Most of us are taught that, if you update an existing data set, you should specify DISP=OLD or DISP=MOD. Unfortunately, users often specify DISP=SHR for activity that includes update processing. There is no edit checking to prevent this from occurring.

EDIF provides the additional serialization required to eliminate the possibility of data corruption. EDIF tracks open and close activity of specified data sets. If an OPEN is issued for one of these data sets and the OPEN specifies a mode that allows update processing, EDIF issues an exclusive ENQ with a QNAME of EDIDSN, and an RNAME containing the VOLSER and the data set name. This eliminates the potential data corruption caused by incorrect specification of DISP in the JCL.

Furthermore, the serialization is more granular. Some jobs require a series of short updates to a common file. Without EDIF, those jobs would either need to be single-threaded through the initiators, or you would need to write customized code that performs dynamic allocation and de-allocation for the shared file. With EDIF, you can intentionally specify DISP=SHR in the JCL, run the jobs concurrently, and allow EDIF to "interleave" the updates to the common file in a secure fashion without loss of data integrity and without rewriting application code.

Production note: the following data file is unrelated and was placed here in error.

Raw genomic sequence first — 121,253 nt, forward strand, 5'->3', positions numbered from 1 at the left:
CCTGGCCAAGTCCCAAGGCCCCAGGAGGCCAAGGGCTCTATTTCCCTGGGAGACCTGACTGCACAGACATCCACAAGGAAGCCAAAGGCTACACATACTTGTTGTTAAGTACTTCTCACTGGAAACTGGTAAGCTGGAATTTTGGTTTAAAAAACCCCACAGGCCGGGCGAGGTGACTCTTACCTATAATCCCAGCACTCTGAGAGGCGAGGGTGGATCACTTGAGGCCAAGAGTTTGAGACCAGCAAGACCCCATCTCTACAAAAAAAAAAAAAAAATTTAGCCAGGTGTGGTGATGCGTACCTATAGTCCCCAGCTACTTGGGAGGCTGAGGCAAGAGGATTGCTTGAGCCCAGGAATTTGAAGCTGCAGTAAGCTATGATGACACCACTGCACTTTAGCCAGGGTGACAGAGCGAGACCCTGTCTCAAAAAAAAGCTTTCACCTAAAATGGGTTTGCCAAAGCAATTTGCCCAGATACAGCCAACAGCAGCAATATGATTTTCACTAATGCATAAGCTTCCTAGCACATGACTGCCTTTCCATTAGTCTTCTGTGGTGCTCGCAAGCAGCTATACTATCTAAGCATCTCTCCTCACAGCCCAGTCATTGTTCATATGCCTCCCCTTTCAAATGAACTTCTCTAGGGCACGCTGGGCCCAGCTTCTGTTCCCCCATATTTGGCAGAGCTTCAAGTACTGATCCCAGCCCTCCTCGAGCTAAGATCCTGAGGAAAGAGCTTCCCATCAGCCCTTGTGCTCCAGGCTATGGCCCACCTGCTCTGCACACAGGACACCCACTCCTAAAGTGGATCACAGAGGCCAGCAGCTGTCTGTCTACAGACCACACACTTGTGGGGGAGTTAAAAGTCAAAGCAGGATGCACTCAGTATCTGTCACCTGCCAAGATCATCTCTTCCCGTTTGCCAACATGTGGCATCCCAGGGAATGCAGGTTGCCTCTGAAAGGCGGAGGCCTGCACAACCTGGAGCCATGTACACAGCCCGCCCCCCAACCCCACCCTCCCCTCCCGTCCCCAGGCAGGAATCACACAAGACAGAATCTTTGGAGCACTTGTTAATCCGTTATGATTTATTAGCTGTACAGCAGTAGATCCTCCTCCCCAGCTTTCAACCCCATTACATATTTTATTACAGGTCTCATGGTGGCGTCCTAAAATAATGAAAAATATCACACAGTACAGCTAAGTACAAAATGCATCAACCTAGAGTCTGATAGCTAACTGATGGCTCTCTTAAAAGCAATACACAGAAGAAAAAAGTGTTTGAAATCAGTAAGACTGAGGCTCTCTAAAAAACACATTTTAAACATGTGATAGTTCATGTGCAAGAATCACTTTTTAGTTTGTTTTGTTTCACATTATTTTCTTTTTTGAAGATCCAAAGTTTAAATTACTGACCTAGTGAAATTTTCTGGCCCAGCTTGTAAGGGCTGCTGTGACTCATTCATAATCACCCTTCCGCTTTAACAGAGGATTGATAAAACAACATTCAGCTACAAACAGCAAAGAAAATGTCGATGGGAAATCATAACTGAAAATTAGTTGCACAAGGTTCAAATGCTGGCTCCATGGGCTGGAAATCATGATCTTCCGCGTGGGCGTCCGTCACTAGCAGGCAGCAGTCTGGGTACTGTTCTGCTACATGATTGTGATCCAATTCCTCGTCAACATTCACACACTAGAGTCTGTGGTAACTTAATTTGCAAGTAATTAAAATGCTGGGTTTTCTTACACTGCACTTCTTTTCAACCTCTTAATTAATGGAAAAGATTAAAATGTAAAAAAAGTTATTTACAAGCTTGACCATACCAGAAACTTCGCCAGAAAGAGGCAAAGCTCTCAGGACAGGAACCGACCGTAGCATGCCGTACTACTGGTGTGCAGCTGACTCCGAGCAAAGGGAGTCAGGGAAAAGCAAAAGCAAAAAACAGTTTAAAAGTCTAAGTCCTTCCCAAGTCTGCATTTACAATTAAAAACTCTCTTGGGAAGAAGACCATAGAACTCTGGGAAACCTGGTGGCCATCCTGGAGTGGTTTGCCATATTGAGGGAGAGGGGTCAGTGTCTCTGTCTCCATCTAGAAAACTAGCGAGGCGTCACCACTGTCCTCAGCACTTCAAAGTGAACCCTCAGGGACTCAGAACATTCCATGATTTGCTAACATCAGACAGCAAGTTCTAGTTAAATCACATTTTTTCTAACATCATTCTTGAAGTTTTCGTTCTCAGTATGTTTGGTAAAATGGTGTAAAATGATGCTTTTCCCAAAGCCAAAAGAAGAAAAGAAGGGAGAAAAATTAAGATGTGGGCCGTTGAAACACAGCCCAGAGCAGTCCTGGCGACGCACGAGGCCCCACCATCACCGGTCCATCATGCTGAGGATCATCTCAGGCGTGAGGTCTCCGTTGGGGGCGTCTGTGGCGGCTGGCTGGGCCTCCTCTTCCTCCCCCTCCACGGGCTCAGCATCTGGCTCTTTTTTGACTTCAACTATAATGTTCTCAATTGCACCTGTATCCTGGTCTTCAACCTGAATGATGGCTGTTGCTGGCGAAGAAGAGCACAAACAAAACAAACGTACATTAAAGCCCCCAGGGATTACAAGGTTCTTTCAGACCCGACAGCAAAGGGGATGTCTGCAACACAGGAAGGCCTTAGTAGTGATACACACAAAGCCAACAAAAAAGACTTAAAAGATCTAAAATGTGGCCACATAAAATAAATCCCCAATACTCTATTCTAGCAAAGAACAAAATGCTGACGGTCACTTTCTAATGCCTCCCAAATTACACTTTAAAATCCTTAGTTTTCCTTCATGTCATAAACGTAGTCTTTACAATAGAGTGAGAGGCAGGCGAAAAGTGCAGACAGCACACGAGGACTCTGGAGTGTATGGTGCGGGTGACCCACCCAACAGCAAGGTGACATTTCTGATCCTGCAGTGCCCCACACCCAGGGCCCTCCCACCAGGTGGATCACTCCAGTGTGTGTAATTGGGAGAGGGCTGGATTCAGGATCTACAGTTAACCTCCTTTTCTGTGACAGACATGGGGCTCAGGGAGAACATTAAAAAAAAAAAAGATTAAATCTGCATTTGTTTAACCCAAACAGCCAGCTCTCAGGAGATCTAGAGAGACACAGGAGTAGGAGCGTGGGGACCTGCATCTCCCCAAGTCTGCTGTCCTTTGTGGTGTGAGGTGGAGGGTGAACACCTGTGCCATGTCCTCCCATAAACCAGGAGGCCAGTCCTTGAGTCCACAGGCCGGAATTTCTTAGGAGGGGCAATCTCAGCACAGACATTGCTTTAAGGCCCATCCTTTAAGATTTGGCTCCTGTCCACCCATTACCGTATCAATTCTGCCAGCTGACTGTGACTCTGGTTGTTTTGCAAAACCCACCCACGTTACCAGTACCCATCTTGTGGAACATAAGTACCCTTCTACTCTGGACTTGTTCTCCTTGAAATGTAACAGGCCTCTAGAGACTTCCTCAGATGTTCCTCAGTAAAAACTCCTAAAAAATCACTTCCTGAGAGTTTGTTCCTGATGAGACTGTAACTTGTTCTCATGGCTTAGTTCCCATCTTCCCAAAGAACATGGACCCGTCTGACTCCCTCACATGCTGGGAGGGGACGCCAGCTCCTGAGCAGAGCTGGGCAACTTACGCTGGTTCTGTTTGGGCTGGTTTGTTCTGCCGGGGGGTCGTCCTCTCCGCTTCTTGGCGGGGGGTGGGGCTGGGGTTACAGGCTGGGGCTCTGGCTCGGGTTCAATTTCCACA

Many years ago, IBM added serialization (SYSZDSCB ENQ) to prevent such simultaneous updates from corrupting a PDS. Only one DISP=SHR open for output is allowed for a PDS. Subsequent DISP=SHR openers for output are terminated with a S213-30 ABEND. At the z/OS 1.5 level, IBM added serialization (SYSZEDI ENQ) to prevent simultaneous updates from corrupting sequential files with the same S213 ABEND results.

With EDIF, when the EDIDSN resource is not available, the opening task is suspended in EDIF code until the resource is available. Therefore, EDIF transparently serializes these updates and eliminates the possibility of S213-30 abends. Furthermore, the EDIF solution protects data sets of other organizations as well, not just DSORG=PO data sets.

Data sets may be specified as eligible for EDIF processing by default, by data set name with wild cards, by data set organization, or by any combination of the above.


B) Data Set Attribute Verification Feature